Malfunctioning of the Tung Tau STW affecting St. Stephen's Beach

9.The biological process of a small sewage treatment plant with a capacity of 240m3 /day serving the Tung Tau Correctional Institution failed on 7.7.97 due to ingress of chemical wastes to the sewers. The plant was quickly repaired and resumed operation on 9.7.97, but during the breakdown period discharged substandard but disinfected sewage into the vicinity of St. Stephen's Beach.

10.After a review of the latest data from the regular beach water monitoring sample collected on 8.7.97, which showed a higher than usual E-coli measurement, and as the result of further investigations of other possible sources in the Stanley Bay area on 15.7.97, EPD considered that it was prudent to immediately advise the Urban Services Department (USD) that the water quality was likely to be unacceptable for swimming. Upon receiving this advice on 16.7.97, USD immediately closed the beach on the same evening.

11.The EPD collected water samples on 15.7.97 and subsequent days, which showed that beach water quality had returned to normal. The EPD therefore advised USD that the water quality was suitable for swimming and the beach was re-opened by USD on 18.7.97.

Incident of Sewage Overflow at Stanley Main Beach

12.On 21.7.97 an overflow of sewage was observed in the Stanley Main Beach Sewage Pumping Station by DSD who then immediately advised EPD. After preliminary investigation, EPD considered the overflow might affect the beach water quality and advised USD of this condition who then closed the beach on the same evening.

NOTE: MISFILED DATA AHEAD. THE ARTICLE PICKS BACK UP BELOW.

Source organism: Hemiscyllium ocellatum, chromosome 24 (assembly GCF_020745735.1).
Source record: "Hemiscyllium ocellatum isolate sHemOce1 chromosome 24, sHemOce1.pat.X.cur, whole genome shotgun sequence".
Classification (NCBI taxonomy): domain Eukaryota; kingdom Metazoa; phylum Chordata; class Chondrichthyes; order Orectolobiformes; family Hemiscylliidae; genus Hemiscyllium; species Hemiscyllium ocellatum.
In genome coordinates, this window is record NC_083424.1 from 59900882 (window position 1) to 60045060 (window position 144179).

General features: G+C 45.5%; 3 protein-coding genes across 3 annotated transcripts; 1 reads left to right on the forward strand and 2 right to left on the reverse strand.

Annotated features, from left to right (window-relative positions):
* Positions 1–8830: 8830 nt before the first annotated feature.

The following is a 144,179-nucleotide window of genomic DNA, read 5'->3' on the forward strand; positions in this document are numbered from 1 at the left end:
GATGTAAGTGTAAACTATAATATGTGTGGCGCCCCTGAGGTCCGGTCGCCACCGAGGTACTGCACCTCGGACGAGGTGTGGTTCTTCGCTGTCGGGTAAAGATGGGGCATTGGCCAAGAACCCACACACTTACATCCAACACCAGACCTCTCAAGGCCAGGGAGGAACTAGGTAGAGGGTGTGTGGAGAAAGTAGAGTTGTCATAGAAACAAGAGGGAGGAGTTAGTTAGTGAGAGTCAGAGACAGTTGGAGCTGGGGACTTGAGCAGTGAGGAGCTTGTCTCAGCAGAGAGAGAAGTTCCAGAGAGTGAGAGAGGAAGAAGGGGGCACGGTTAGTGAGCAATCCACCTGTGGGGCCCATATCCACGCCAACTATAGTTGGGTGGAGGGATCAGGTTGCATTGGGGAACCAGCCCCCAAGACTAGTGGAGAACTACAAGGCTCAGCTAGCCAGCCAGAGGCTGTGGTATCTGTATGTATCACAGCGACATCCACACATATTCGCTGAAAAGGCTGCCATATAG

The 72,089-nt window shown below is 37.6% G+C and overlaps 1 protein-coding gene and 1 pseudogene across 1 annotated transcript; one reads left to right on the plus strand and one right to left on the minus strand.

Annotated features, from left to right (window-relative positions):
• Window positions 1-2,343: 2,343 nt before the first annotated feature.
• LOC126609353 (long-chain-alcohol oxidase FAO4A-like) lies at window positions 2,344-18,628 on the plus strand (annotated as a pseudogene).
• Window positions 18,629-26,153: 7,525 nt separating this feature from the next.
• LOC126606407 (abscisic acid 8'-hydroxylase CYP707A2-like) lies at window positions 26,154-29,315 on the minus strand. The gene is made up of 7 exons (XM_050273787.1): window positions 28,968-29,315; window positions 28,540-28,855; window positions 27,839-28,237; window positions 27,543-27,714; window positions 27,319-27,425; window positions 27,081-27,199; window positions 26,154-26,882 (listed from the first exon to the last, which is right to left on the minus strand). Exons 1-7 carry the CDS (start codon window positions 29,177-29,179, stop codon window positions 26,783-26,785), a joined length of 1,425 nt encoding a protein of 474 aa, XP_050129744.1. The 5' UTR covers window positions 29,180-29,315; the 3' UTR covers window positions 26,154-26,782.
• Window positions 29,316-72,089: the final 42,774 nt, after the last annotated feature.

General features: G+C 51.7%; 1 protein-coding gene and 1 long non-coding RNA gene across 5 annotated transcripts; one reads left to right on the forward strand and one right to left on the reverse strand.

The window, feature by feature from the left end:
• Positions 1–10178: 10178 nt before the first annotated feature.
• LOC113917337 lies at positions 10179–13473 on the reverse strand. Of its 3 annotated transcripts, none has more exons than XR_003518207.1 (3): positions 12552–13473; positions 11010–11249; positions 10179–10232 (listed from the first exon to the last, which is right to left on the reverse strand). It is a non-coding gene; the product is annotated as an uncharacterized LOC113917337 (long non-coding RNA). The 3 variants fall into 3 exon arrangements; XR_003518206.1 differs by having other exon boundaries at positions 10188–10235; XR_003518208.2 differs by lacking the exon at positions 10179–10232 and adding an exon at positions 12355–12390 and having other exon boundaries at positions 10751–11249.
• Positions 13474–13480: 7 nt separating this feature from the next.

13.EPD collected water samples on 21.7.97 and subsequent days, which showed that the beach water quality had not been adversely affected. Upon the advice of EPD of the water quality, the beach was re-opened by USD on 24.7.97.

14.Further investigation of this incident revealed that due to the recent rainstorm, excessive quantity of rain/stream water was collected by the dry weather flow interceptors upstream of the Stanley Main Beach Sewage Pumping Station and had exceeded the capacity of the pumping station. EPD and DSD are working together to reduce the quantity of rainwater intercepted into the sewerage system in order to avoid recurrence of overflow in the pumping station.

15.After completion of the property connections to the public sewers in the catchment area by 1999, the dry weather flow interceptors will be decommissioned and the rain/stream water infiltrating into the sewerage system during the wet season will be significantly reduced.

Proposed Action

Strengthening inter-departmental coordination

16.As a result of the above incidents, both DSD and EPD see a need to improve communications and an emergency action plan is being drawn up. Both departments have now agreed, with immediate effect, that the relevant Chief Engineer of DSD shall inform the Principal Officer in charge of the relevant EPD Local Control Office by phone and by fax regarding any malfunctioning or other problems of the sewage treatment facilities or sewage outfalls. If there is a possibility of beach water quality being adversely affected so that swimmers might be at risk, EPD will inform USD or RSD of the incident, following which EPD will conduct an investigation to assess the position before advising USD or RSD further on whether the beach water quality is suitable for swimming.